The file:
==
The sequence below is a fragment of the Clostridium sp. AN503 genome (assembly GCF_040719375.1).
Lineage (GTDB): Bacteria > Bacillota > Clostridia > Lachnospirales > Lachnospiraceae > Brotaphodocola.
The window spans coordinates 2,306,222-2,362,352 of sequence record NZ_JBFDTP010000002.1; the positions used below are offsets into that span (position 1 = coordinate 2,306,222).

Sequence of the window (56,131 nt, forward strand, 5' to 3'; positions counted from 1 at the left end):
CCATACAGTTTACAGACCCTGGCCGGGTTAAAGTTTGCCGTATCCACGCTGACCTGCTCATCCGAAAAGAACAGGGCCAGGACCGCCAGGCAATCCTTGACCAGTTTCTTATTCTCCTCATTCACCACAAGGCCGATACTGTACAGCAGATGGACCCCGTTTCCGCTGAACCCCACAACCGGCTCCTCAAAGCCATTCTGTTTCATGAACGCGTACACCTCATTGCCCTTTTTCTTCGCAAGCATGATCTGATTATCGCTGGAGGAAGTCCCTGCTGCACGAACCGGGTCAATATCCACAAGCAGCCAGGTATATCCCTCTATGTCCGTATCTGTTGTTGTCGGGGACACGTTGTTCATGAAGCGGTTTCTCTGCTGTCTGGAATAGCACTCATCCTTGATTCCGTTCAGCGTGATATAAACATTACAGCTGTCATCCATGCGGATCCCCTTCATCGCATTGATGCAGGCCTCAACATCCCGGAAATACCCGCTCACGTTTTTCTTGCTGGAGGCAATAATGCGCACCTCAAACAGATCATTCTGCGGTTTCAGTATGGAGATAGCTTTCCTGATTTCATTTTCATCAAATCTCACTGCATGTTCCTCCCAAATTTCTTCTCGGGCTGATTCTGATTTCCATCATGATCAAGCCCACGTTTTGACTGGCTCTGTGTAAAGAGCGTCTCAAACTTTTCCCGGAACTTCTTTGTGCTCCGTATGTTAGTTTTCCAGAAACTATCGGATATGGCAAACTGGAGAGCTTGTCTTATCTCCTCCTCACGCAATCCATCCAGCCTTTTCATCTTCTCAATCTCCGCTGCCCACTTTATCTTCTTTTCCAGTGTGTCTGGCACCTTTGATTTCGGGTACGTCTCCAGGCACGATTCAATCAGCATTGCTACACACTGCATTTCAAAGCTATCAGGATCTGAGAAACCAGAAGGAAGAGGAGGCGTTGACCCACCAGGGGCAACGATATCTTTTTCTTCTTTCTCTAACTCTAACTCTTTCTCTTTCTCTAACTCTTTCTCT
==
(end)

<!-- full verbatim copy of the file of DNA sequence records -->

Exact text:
The sequence below is a fragment of the Clostridium sp. AN503 genome (assembly GCF_040719375.1).
Lineage (GTDB): Bacteria > Bacillota > Clostridia > Lachnospirales > Lachnospiraceae > Brotaphodocola.
The window spans coordinates 2,306,222-2,362,352 of sequence record NZ_JBFDTP010000002.1; the positions used below are offsets into that span (position 1 = coordinate 2,306,222).

Sequence of the window (56,131 nt, forward strand, 5' to 3'; positions counted from 1 at the left end):
CCATACAGTTTACAGACCCTGGCCGGGTTAAAGTTTGCCGTATCCACGCTGACCTGCTCATCCGAAAAGAACAGGGCCAGGACCGCCAGGCAATCCTTGACCAGTTTCTTATTCTCCTCATTCACCACAAGGCCGATACTGTACAGCAGATGGACCCCGTTTCCGCTGAACCCCACAACCGGCTCCTCAAAGCCATTCTGTTTCATGAACGCGTACACCTCATTGCCCTTTTTCTTCGCAAGCATGATCTGATTATCGCTGGAGGAAGTCCCTGCTGCACGAACCGGGTCAATATCCACAAGCAGCCAGGTATATCCCTCTATGTCCGTATCTGTTGTTGTCGGGGACACGTTGTTCATGAAGCGGTTTCTCTGCTGTCTGGAATAGCACTCATCCTTGATTCCGTTCAGCGTGATATAAACATTACAGCTGTCATCCATGCGGATCCCCTTCATCGCATTGATGCAGGCCTCAACATCCCGGAAATACCCGCTCACGTTTTTCTTGCTGGAGGCAATAATGCGCACCTCAAACAGATCATTCTGCGGTTTCAGTATGGAGATAGCTTTCCTGATTTCATTTTCATCAAATCTCACTGCATGTTCCTCCCAAATTTCTTCTCGGGCTGATTCTGATTTCCATCATGATCAAGCCCACGTTTTGACTGGCTCTGTGTAAAGAGCGTCTCAAACTTTTCCCGGAACTTCTTTGTGCTCCGTATGTTAGTTTTCCAGAAACTATCGGATATGGCAAACTGGAGAGCTTGTCTTATCTCCTCCTCACGCAATCCATCCAGCCTTTTCATCTTCTCAATCTCCGCTGCCCACTTTATCTTCTTTTCCAGTGTGTCTGGCACCTTTGATTTCGGGTACGTCTCCAGGCACGATTCAATCAGCATTGCTACACACTGCATTTCAAAGCTATCAGGATCTGAGAAACCAGAAGGAAGAGGAGGCGTTGACCCACCAGGGGCAACGATATCTTTTTCTTCTTTCTCTAACTCTAACTCTTTCTCTTTCTCTAACTCTTTCTCT